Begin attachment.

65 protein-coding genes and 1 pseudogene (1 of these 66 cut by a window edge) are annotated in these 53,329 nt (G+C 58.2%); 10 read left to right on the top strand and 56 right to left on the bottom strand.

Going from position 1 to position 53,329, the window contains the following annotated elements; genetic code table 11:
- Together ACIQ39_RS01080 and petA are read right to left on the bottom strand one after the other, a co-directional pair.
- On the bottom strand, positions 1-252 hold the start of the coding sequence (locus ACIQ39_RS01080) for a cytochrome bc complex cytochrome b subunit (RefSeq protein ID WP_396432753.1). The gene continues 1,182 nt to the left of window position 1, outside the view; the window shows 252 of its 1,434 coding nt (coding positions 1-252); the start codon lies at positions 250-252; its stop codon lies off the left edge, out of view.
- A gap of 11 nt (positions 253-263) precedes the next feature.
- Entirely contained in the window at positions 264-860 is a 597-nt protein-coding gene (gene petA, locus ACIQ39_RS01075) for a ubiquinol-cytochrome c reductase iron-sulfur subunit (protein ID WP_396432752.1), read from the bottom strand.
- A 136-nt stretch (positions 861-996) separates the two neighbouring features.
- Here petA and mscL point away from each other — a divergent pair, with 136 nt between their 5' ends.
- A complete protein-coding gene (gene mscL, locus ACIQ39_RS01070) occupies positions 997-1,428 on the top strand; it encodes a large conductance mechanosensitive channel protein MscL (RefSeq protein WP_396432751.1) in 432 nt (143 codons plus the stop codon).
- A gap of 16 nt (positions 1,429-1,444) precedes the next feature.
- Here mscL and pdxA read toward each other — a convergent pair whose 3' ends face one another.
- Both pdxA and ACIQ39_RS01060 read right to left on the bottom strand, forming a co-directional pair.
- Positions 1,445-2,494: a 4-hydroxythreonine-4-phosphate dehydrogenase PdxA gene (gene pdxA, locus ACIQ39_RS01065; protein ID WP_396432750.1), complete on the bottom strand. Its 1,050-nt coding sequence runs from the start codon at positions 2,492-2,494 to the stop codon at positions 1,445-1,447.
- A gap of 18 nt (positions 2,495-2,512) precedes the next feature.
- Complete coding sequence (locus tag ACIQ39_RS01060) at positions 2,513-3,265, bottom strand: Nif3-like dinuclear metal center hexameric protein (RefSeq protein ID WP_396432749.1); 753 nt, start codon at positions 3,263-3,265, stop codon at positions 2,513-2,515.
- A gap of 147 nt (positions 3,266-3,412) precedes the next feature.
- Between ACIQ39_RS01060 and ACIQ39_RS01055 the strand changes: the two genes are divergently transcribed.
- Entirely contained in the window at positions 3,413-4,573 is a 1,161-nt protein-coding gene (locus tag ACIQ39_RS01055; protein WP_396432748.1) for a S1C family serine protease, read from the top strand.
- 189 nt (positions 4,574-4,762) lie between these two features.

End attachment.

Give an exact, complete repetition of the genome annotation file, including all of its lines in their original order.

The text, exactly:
65 protein-coding genes and 1 pseudogene (1 of these 66 cut by a window edge) are annotated in these 53,329 nt (G+C 58.2%); 10 read left to right on the top strand and 56 right to left on the bottom strand.

Going from position 1 to position 53,329, the window contains the following annotated elements; genetic code table 11:
- Together ACIQ39_RS01080 and petA are read right to left on the bottom strand one after the other, a co-directional pair.
- On the bottom strand, positions 1-252 hold the start of the coding sequence (locus ACIQ39_RS01080) for a cytochrome bc complex cytochrome b subunit (RefSeq protein ID WP_396432753.1). The gene continues 1,182 nt to the left of window position 1, outside the view; the window shows 252 of its 1,434 coding nt (coding positions 1-252); the start codon lies at positions 250-252; its stop codon lies off the left edge, out of view.
- A gap of 11 nt (positions 253-263) precedes the next feature.
- Entirely contained in the window at positions 264-860 is a 597-nt protein-coding gene (gene petA, locus ACIQ39_RS01075) for a ubiquinol-cytochrome c reductase iron-sulfur subunit (protein ID WP_396432752.1), read from the bottom strand.
- A 136-nt stretch (positions 861-996) separates the two neighbouring features.
- Here petA and mscL point away from each other — a divergent pair, with 136 nt between their 5' ends.
- A complete protein-coding gene (gene mscL, locus ACIQ39_RS01070) occupies positions 997-1,428 on the top strand; it encodes a large conductance mechanosensitive channel protein MscL (RefSeq protein WP_396432751.1) in 432 nt (143 codons plus the stop codon).
- A gap of 16 nt (positions 1,429-1,444) precedes the next feature.
- Here mscL and pdxA read toward each other — a convergent pair whose 3' ends face one another.
- Both pdxA and ACIQ39_RS01060 read right to left on the bottom strand, forming a co-directional pair.
- Positions 1,445-2,494: a 4-hydroxythreonine-4-phosphate dehydrogenase PdxA gene (gene pdxA, locus ACIQ39_RS01065; protein ID WP_396432750.1), complete on the bottom strand. Its 1,050-nt coding sequence runs from the start codon at positions 2,492-2,494 to the stop codon at positions 1,445-1,447.
- A gap of 18 nt (positions 2,495-2,512) precedes the next feature.
- Complete coding sequence (locus tag ACIQ39_RS01060) at positions 2,513-3,265, bottom strand: Nif3-like dinuclear metal center hexameric protein (RefSeq protein ID WP_396432749.1); 753 nt, start codon at positions 3,263-3,265, stop codon at positions 2,513-2,515.
- A gap of 147 nt (positions 3,266-3,412) precedes the next feature.
- Between ACIQ39_RS01060 and ACIQ39_RS01055 the strand changes: the two genes are divergently transcribed.
- Entirely contained in the window at positions 3,413-4,573 is a 1,161-nt protein-coding gene (locus tag ACIQ39_RS01055; protein WP_396432748.1) for a S1C family serine protease, read from the top strand.
- 189 nt (positions 4,574-4,762) lie between these two features.